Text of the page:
People do click the ‘desktop version’ link, particularly when served with a very limited mobile website, or a site that is substantially different structurally or visually to what they are used to. So try to keep the core content the same and keep in mind how the user will move from one device to another and what that should mean for their experience.
07. Optimise for mobile
Just because you keep the core content the same doesn’t mean that you shouldn’t or can’t optimise your mobile website. On the contrary you should optimise both display of content, interactions where appropriate to make them better for touch and look at using built in device capabilities.
Mobile provides great opportunities for creating even better and more tailored experiences than on desktop and these can still be achieved even if you don’t build a bespoke mobile website or app.
08. Look at entry points as a guide for whether to do an app or not
Apps are great for more focused and personal experiences and if you’re considering supplementing your offering with an app using analytics and looking at entry points can be a first guide. If the majority of your users arrive via direct traffic this could indicate that they bookmark your URL and that an app icon on the home screen would be of value. If most of your traffic comes via shared links an app alone won’t cut it as people need to be able to get to your content even if they haven’t installed your app.
09. Use analytics to define what devices to focus on
Consulting analytics is also great for defining what devices to focus on in terms of operating system, version, or screen size. For example, in Google analytics you can see a breakdown of the devices that are being used, the divide between different operating systems as well as what versions of each operating system that is being used.
10. Consider the different types of apps
If you have identified that you need an app look into what type of app that is right for you. Native apps like Instagram are built specifically for each operating system. Due to that they often provide the most device optimised experience but it does mean maintaining bespoke code bases.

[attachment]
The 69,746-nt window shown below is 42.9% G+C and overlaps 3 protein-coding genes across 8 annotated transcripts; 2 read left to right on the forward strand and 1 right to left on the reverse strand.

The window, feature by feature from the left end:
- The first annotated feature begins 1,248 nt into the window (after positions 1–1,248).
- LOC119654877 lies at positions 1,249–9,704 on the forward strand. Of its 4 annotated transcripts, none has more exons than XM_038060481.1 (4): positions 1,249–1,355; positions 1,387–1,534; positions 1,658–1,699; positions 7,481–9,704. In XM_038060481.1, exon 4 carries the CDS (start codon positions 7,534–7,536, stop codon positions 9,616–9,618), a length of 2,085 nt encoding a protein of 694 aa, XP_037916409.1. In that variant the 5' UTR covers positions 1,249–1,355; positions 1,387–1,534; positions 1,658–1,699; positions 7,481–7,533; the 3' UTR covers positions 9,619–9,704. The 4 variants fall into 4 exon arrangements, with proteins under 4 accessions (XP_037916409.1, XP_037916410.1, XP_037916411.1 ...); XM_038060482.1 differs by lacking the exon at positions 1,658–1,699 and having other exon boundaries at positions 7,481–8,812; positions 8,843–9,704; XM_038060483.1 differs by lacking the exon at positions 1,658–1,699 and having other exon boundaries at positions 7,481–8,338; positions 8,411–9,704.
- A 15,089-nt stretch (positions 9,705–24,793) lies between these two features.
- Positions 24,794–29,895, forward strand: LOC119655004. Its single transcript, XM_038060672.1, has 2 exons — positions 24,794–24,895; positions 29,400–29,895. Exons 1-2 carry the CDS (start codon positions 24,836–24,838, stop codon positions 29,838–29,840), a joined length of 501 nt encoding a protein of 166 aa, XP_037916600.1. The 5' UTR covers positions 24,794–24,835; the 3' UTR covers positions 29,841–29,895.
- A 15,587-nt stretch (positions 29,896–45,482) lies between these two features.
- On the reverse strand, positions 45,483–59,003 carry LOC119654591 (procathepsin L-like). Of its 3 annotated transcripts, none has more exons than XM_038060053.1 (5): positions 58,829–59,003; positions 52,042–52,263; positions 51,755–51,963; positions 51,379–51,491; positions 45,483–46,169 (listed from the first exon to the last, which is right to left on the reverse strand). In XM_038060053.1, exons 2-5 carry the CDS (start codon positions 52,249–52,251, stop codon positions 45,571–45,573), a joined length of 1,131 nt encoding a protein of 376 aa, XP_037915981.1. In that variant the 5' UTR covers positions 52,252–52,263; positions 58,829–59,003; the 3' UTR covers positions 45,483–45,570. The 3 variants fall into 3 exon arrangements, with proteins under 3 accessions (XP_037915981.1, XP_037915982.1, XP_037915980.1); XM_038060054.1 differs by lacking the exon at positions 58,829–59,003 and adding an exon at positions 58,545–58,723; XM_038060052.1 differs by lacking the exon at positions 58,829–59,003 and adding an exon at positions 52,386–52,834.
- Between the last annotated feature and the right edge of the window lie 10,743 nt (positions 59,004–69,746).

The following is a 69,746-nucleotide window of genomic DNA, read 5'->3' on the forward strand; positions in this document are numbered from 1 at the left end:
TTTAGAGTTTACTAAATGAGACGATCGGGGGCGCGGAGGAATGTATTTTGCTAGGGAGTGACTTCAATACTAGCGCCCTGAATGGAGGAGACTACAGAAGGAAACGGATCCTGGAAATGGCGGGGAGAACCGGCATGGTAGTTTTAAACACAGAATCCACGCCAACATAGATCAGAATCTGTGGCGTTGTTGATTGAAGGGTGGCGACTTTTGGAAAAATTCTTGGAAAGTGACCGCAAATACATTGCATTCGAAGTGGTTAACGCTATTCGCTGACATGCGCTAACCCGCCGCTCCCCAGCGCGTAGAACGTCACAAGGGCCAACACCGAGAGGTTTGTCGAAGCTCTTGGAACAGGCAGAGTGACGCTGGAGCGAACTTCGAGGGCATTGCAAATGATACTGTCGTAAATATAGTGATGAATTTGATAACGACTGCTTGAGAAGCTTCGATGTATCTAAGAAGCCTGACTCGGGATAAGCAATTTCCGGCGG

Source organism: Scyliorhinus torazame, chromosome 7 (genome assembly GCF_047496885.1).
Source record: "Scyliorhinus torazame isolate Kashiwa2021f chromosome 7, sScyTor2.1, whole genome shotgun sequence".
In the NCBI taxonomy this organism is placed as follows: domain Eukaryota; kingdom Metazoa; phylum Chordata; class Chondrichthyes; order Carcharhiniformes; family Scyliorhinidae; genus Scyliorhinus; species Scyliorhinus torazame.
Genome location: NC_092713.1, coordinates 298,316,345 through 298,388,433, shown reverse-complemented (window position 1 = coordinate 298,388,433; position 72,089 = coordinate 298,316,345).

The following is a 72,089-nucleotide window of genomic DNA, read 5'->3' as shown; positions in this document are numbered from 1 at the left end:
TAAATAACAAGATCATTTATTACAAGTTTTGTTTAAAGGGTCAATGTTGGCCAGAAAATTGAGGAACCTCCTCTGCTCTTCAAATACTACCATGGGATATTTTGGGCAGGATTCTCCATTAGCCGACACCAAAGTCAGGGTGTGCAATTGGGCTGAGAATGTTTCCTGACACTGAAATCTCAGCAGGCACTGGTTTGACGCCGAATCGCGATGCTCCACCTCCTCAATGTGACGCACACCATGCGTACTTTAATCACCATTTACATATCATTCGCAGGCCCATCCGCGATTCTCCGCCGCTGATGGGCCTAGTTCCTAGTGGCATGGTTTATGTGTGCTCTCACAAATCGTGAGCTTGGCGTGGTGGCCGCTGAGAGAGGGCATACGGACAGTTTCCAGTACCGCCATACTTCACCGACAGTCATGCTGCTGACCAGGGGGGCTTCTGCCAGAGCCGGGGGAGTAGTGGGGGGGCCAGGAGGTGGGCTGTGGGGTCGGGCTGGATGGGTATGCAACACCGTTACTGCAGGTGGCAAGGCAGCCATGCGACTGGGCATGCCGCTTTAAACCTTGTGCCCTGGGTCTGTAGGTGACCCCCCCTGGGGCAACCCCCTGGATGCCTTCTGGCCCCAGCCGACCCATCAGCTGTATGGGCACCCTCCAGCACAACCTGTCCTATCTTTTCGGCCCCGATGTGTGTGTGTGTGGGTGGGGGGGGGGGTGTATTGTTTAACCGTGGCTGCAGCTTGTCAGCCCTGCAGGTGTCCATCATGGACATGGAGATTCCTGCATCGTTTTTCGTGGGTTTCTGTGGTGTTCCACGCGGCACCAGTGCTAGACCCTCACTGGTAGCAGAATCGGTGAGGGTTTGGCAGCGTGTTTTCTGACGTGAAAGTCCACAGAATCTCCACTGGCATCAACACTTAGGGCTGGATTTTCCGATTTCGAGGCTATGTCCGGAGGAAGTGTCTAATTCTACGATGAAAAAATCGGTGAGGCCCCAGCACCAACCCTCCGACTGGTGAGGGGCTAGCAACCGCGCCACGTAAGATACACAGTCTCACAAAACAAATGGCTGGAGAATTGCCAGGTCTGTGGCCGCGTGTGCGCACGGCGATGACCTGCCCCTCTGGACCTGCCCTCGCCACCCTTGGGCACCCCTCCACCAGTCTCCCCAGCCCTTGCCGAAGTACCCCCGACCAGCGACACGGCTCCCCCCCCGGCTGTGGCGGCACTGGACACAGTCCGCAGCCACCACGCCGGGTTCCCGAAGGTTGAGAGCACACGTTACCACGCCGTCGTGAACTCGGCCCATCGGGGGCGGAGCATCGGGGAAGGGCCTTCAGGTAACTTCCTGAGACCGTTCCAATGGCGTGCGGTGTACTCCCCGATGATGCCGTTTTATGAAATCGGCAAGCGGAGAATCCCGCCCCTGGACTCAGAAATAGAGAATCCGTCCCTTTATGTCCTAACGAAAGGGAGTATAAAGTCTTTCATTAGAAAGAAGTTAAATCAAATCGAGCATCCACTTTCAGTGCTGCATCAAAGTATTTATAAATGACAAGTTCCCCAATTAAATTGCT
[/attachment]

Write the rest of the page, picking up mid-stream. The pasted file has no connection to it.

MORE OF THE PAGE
11. Adhere to UI guidelines and patterns
Every operating system has a set of UI and interaction principles that their users are used to. If you create an Android app don’t just take your iOS app design and use it as is but optimise and recognise that each operating system is different. Learning what makes them different and adhering to the guiding principles will make your app easier to use.
12. Consider backwards compatibility and fragmentation
When it comes to doing apps it’s not as simple as iOS and Android. Each operating system has different versions and not every user will be on the latest one. Adoption rates of new versions varies and whilst it’s fairly rapid for iOS it’s slower and as a result more fragmented for Android. Make sure you don’t just design your mobile website for the latest versions but that the versions that your target audiences will primarily be on are covered.
13. Define your grid and breakpoints
When it comes to responsive design, defining your grid and breakpoints is the backbone of your mobile website design. There are a number of tools to help you define both the number of columns, their width and the gutters as well as providing guidance for how these will work on mobile websites and smaller screens. In some cases a fixed approach where the width remains the same is more appropriate. In some a fluid approach or a combination of the two.
But the grid and your breakpoints, i.e. the different screen resolutions that change the display of content from one layout to the next, is your trusted friend when it comes to responsive and making your site modular.
14. Mobile or desktop first – where do you start
Designing for mobile first is still a hot topic. Some people are more comfortable with it. Others less so. As with everything there is seldom a right or wrong approach.
The key is to focus on the content and having smaller screens in mind, but whether that is done with sketches for mobile being made along the way whilst the more detailed definitions are done for desktop first doesn’t really matter. As long as you consider your content, why it’s there and how it should behave across devices. Start where you feel comfortable but experiment with both.
15. Define your content stacking strategy
Unless you define how the different content modules in your columns are going to behave the modules in the left column will be placed at the top as you move to a smaller screen, followed by the middle column modules below and lastly the right column at the bottom. This seldom equates to the order of importance of the individual content modules.
To ensure your content is displayed properly from desktop to mobile or vice versa you need to define how the content modules are going to stack and reorder themselves. Use a simple number approach to start with, sketch out how the display of the content would change and take it to the rest of the team to work through. Get development to prototype it and do further definition where needed.
16. Don’t forget the navigation
An often overlooked area which is starting to get more attention when it comes to responsive design is the navigation. Brad Frost has written some excellent posts on the matter outlining different options as well as pros and cons with each. Read them and define how navigation is going to work on your mobile website, rather than leave it up to development to define.